Spinning the pottery wheel

The Tel Aviv Museum of Art presents Israeli video artist Ben Hagari’s new work, ‘Potter’s Will’

By JESSICA VRAZILEK
April 16, 2016 22:34
2 minute read.
Ben Hagari

Ben Hagari. (photo credit: Courtesy)

 
X

Dear Reader,
As you can imagine, more people are reading The Jerusalem Post than ever before. Nevertheless, traditional business models are no longer sustainable and high-quality publications, like ours, are being forced to look for new ways to keep going. Unlike many other news organizations, we have not put up a paywall. We want to keep our journalism open and accessible and be able to keep providing you with news and analyses from the frontlines of Israel, the Middle East and the Jewish World.

As one of our loyal readers, we ask you to be our partner.

For $5 a month you will receive access to the following:

  • A user experience almost completely free of ads
  • Access to our Premium Section
  • Content from the award-winning Jerusalem Report and our monthly magazine to learn Hebrew - Ivrit
  • A brand new ePaper featuring the daily newspaper as it appears in print in Israel

Help us grow and continue telling Israel’s story to the world.

Thank you,

Ronit Hasin-Hochman, CEO, Jerusalem Post Group
Yaakov Katz, Editor-in-Chief

UPGRADE YOUR JPOST EXPERIENCE FOR 5$ PER MONTH Show me later

The Tel Aviv Museum of Art’s new exhibition, of the work Potter’s Will, 2015-16 by Israeli-born artist Ben Hagari, features an innovative sideby- side video and sculptural installation.

The work, which is on show through July 2 and is concurrently being exhibited at the Rose Art Museum, Brandeis University, Waltham, Massachusetts, has received The 2015 Chami Fruchter Prize for an Emerging Israeli Video Artist from the Tel Aviv Museum of Art.

Be the first to know - Join our Facebook page.


“This is the first time a collaboration of this kind has taken place in Israel, with one prize in two places, and it is important for an Israeli artist to get this international exposure” said Fruchter.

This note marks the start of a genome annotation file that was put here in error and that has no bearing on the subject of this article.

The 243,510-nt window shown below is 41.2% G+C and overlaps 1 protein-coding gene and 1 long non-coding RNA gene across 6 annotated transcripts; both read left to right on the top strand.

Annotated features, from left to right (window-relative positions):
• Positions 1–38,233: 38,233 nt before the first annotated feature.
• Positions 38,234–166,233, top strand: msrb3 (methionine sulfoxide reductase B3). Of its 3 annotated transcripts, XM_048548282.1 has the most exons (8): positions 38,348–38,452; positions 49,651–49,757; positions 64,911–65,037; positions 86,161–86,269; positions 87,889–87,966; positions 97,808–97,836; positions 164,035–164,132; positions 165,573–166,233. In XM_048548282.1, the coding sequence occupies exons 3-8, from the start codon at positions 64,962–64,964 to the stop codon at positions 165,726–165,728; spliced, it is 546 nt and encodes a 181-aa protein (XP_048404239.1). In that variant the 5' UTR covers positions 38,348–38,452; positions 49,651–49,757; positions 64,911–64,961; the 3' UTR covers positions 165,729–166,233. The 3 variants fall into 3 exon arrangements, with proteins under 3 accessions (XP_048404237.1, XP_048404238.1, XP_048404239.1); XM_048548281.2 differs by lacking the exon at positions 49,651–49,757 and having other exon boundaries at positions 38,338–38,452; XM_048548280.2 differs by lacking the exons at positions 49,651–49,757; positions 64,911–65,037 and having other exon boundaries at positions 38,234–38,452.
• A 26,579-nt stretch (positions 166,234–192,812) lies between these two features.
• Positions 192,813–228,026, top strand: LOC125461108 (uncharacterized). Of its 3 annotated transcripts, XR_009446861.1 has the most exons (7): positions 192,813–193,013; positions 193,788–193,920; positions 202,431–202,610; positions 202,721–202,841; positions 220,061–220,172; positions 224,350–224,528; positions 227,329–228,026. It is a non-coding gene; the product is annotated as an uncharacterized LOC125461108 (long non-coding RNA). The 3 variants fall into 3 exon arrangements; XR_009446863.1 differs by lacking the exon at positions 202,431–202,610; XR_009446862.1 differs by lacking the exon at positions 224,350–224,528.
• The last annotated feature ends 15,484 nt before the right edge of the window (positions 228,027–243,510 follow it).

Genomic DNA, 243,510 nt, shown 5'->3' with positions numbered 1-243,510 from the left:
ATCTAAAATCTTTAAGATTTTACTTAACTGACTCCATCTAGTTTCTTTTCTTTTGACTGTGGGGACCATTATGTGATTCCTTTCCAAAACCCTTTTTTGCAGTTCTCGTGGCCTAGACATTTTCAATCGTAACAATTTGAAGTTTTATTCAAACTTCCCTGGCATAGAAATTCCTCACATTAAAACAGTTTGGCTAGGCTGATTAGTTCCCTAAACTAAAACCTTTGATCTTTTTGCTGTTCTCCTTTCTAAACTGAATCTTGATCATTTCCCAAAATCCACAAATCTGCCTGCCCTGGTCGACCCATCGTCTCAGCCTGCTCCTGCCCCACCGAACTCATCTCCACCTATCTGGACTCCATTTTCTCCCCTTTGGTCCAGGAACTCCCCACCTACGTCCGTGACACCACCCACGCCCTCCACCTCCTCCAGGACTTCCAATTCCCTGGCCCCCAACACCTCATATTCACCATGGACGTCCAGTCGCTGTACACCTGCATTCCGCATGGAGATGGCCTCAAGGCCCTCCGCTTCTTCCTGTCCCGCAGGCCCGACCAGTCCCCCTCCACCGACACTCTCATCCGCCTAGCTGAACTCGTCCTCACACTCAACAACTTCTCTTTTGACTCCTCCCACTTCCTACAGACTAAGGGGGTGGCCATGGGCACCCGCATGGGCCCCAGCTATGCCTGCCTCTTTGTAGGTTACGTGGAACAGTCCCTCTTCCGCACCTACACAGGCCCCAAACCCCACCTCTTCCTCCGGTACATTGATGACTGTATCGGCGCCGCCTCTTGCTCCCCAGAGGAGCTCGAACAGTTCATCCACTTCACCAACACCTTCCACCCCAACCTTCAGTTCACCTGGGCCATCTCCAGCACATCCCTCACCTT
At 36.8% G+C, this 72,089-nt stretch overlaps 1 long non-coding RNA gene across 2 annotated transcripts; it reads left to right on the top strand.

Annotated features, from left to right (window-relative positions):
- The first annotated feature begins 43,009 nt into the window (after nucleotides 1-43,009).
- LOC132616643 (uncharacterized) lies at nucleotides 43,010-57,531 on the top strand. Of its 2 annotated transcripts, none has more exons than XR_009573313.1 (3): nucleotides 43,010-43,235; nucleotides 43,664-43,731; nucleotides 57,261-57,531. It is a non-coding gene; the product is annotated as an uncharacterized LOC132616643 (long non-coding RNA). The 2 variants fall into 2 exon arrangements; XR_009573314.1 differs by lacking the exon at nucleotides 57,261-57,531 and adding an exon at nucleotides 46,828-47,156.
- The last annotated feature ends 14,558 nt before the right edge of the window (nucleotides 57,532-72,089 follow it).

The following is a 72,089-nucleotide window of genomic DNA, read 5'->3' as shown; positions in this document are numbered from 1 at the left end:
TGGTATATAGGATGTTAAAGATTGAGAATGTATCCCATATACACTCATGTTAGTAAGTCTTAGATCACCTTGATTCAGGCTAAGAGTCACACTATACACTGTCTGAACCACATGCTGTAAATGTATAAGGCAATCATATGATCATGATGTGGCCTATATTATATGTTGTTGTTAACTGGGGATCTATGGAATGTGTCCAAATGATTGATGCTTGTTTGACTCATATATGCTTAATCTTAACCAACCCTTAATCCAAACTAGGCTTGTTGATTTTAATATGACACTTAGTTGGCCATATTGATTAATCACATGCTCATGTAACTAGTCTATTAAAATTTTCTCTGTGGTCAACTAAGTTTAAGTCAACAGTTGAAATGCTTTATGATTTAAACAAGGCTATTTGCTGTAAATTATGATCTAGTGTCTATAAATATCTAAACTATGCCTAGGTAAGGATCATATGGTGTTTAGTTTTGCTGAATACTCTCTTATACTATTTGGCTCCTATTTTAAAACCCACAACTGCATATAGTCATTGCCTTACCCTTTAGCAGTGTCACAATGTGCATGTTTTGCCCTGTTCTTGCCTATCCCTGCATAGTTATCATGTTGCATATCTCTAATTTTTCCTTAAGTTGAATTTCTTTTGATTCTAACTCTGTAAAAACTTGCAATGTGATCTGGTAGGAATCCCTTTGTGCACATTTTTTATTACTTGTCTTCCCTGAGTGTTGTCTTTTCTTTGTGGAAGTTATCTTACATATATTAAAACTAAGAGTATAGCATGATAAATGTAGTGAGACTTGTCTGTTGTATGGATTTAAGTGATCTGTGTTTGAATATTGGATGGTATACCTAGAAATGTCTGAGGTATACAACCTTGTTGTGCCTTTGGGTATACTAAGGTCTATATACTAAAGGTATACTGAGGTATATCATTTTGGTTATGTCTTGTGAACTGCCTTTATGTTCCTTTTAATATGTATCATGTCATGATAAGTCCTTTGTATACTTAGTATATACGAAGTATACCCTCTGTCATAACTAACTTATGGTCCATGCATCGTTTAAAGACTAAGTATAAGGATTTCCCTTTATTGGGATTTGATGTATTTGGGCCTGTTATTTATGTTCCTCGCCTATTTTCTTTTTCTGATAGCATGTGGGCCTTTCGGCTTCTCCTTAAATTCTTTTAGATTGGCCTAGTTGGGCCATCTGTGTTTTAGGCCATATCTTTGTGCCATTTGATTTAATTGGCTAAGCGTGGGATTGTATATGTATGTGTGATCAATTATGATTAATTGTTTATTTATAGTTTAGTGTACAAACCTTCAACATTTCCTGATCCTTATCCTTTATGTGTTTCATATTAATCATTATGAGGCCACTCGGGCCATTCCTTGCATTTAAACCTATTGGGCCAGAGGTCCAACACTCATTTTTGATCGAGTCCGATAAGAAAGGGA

The intriguing exhibition displays a rotating pottery studio set that has been extracted from scenes in the adjacent film. In his video, Hagari focuses on the craft of pottery, and references ancient myths pertaining to the birth of the pot, the birth of man, creator and creation.

“In all of his films Hagari enacts various figures that transpire in space in a mechanical, inhuman or near-human manner. The figures perform a set of actions with their eyes shut, a hint at their subconscious, dreamlike, liberated state” said the curator of the exhibition, Anat Danon-Sivan.

Hagari’s trademark focus is especially marked in Potter’s Will, where Hagari emphasizes the relationship between the inanimate world and the animal world by delicately articulating the cyclical process of creation, where man is formed, emerges from the clay and in the end returns to an inanimate state.

The Potter’s Will exhibition space is separated into a film screening and installation, and in the video itself, Hagari forms a symbolic division into two worlds – a metaphoric heaven and hell. The first, the “upper world,” is modern and technical, containing a potter’s studio set, which is also the installation to the viewers’ right. The stage shows props, including a transistor radio, potter’s wheel, clay pots, ladder and the potter-creator (acted by renowned American potter Paul Chaleff).

JPOST VIDEOS THAT MIGHT INTEREST YOU:


Presented as a sanctuary, the potter’s studio stage rotates, as the potter molds the clay to create the first pot.

The camera plunges into the darkness of the spinning pot, and emerges to show the primeval “underworld” where the clay pot has been transformed into a human man who moves toward the fiery kiln. The film shows the crackling fire and the physical installation spins.

The rotating set was inspired by Hagari’s visit to Black Maria, the world’s first motion-picture studio, in New Jersey.

Thomas Alva Edison, inventor of the kinetograph (the first motion-picture camera) and the kinetoscope (motion-picture viewing device), set up this unique studio in 1893 to shoot his first films. In the absence of sufficient artificial lighting, Edison built a revolving studio with an open roof that rotated on a circular track and moved according to the position of the sun to maximize use of natural light.

“Hagari’s attempt to return to a primal moment, through inversion of the traditional technology of the potter’s wheel, bears great likeness to Edison’s motivation and ingenuity” said Danon-Sivan.

For more info about the exhibit visit www.

tamuseum.org.il.

Join Jerusalem Post Premium Plus now for just $5 and upgrade your experience with an ads-free website and exclusive content. Click here>>

Related Content

October 16, 2018
Balad to boycott Knesset due to Nation-State Law

By GIL HOFFMAN